Tuesday, May 21, 2013

Marinara Sauce by Colleen

Hi Barb --
Here is another recipe for Feast Everyday from the food blog The Italian Dish. Laddie introduced me to the blog. Not every recipe on it is a winner, but this one is really good.

I usually triple or quadruple the recipe in a big pot and then freeze smaller portions. It is ridiculously simple and fast to make. I often use San Marzano crushed tomatoes because they are going to end up pureed anyway and they are slightly less expensive than the whole tomatoes.

I do use a little chili pepper per Charlotte's request, although it is good without. The sauce has great flavor and is a good consistency - not too thin and not to thick - in terms of coating pasta.


Marinara Sauce
(from The Italian Dish)

you can add a little red hot chili pepper to the sauce, if you want a little zip ---

makes 2 cups

2 tablespoons extra virgin olive oil
2 cloves garlic, chopped
1/4 cup finely chopped onion
1/2 teaspoon sea salt
freshly ground pepper
1/8 cup grated carrot
1 28-ounce can San Marzano Tomatoes
1 teaspoons dried oregano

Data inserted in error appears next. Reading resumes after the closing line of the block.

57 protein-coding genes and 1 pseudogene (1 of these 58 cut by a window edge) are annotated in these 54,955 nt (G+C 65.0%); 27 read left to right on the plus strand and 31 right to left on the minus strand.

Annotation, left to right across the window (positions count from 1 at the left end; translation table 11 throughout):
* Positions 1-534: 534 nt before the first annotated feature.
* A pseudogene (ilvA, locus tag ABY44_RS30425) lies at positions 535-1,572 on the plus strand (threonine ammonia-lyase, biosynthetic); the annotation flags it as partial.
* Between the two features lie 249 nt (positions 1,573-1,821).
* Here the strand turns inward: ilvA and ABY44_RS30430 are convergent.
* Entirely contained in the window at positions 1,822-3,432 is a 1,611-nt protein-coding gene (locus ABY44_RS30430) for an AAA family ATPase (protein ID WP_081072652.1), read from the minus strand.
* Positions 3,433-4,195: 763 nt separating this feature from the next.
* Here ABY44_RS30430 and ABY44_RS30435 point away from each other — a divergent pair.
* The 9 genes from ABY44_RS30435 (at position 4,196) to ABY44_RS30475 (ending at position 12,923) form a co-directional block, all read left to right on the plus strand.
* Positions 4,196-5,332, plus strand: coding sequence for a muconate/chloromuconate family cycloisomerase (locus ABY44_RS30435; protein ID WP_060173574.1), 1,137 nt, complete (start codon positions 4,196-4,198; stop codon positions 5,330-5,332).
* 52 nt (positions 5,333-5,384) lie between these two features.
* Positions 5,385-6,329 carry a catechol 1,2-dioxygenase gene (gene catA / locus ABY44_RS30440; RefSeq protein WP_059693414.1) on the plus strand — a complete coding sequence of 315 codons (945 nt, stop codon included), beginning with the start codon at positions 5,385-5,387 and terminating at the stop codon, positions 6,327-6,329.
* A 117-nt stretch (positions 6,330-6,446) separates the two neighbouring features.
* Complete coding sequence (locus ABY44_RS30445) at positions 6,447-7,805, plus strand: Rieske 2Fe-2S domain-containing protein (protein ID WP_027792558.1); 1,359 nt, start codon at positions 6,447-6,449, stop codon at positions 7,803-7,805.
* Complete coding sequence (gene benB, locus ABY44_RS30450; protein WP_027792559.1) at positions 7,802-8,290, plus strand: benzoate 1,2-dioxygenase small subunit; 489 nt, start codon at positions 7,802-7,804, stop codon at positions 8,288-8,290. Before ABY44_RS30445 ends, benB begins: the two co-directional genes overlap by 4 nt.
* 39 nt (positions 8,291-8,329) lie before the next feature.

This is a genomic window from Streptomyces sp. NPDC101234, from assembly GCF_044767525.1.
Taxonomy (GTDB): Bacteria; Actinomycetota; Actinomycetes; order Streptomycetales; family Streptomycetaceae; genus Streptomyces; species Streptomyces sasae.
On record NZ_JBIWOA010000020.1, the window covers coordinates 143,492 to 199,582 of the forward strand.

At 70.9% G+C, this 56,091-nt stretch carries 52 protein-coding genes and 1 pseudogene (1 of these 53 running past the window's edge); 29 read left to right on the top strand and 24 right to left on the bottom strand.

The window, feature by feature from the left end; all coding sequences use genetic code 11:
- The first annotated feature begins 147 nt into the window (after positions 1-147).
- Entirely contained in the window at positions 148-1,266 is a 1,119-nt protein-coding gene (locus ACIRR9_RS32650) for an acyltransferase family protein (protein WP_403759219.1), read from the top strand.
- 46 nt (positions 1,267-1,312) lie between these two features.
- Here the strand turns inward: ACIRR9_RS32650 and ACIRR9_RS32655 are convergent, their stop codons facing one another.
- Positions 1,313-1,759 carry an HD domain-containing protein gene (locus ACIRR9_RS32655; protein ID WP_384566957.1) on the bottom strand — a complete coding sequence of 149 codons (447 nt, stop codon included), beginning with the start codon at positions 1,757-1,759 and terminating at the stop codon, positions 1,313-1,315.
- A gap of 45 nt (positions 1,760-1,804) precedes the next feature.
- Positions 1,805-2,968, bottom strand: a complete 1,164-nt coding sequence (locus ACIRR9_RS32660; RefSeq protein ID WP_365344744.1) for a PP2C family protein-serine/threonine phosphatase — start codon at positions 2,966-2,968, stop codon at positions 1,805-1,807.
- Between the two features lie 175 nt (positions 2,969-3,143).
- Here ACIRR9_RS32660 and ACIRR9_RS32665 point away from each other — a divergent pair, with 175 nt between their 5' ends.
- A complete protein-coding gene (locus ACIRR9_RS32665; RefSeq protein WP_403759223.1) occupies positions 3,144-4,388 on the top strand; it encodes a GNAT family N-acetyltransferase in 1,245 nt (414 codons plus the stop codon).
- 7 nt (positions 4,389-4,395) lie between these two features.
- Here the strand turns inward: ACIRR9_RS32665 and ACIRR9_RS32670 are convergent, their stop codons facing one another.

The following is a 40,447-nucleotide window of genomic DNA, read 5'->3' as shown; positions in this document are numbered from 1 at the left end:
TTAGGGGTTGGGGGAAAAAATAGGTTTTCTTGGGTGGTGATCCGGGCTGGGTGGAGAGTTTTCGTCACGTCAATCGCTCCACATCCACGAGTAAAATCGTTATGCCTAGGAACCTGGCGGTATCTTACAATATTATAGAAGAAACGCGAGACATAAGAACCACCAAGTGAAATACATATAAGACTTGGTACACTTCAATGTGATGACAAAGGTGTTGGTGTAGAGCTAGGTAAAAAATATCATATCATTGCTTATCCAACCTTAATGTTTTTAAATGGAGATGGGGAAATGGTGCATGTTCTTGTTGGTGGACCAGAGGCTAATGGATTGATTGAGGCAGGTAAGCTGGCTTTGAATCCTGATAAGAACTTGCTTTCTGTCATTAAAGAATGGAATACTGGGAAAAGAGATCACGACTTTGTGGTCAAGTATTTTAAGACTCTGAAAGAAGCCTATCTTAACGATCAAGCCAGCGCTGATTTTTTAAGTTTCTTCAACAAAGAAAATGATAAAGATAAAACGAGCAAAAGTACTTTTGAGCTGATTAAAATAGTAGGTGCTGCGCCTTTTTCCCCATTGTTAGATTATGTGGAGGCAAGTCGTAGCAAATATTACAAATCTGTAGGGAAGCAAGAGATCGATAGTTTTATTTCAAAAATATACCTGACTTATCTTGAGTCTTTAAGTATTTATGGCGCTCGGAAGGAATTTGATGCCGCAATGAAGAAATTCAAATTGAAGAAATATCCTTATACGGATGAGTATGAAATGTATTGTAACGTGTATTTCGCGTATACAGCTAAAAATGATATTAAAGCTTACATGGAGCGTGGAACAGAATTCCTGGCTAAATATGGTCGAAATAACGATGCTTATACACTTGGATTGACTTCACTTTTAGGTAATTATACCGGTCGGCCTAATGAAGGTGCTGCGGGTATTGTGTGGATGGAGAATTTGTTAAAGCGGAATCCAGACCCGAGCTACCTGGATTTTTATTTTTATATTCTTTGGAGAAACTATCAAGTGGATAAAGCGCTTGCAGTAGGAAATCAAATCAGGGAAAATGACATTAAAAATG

1 teaspoons dried thyme
a few fresh basil leaves (optional)
1 tablespoon sugar (optional)

In a large heavy pot, gently heat olive oil, onions, sea salt and a little freshly ground pepper (and the chili pepper, if using) and saute over low heat until the onions are soft, about 10 minutes.

Add garlic and saute for a minute. Add carrots and saute another 5 minutes.

Add the San Marzano tomatoes and their liquid and break up the tomatoes with a wooden spoon (or
just crush them with your hands, like I do).

Add the herbs and sugar, if you are using it. Simmer gently, uncovered, for about 20 to 30 minutes,
until the sauce has thickened.

Puree the tomato sauce either with an immersion blender right in the pot, or transfer the sauce to a blender and puree until smooth.

If you want to make a double batch, the sauce freezes very well.


Sunday, May 12, 2013

Chive Cheese Bread

 Chive Cheese Bread

I continue to experiment with the No Knead recipes in Jim Lahey's book --- mostly making variations with whole wheat, rye and buckwheat.  But our chives in the garden are going crazy this Spring, so I decided to add them to his basic cheese bread.  

This bread is quite good --- the mild onion flavor of the chives goes well with the Fontina cheese. Black pepper adds a spicy element. 

 You can make the recipe without the chives and it would be excellent, too.

Chive Cheese Bread
(adapted from Jim Lahey's No Knead Bread cookbook)

400 grams bread flour
200 grams 1/2 inch cubed Fontina cheese
1 t. salt (taste your cheese and if it is salty use a little less)
3/4 t. yeast
1 1/3 cup of 55-65 degree cool water
lots of chopped chives --- 1/2 cup
lots of black pepper, at least 1/2 t.
extra flour, cornmeal or oat bran for dusting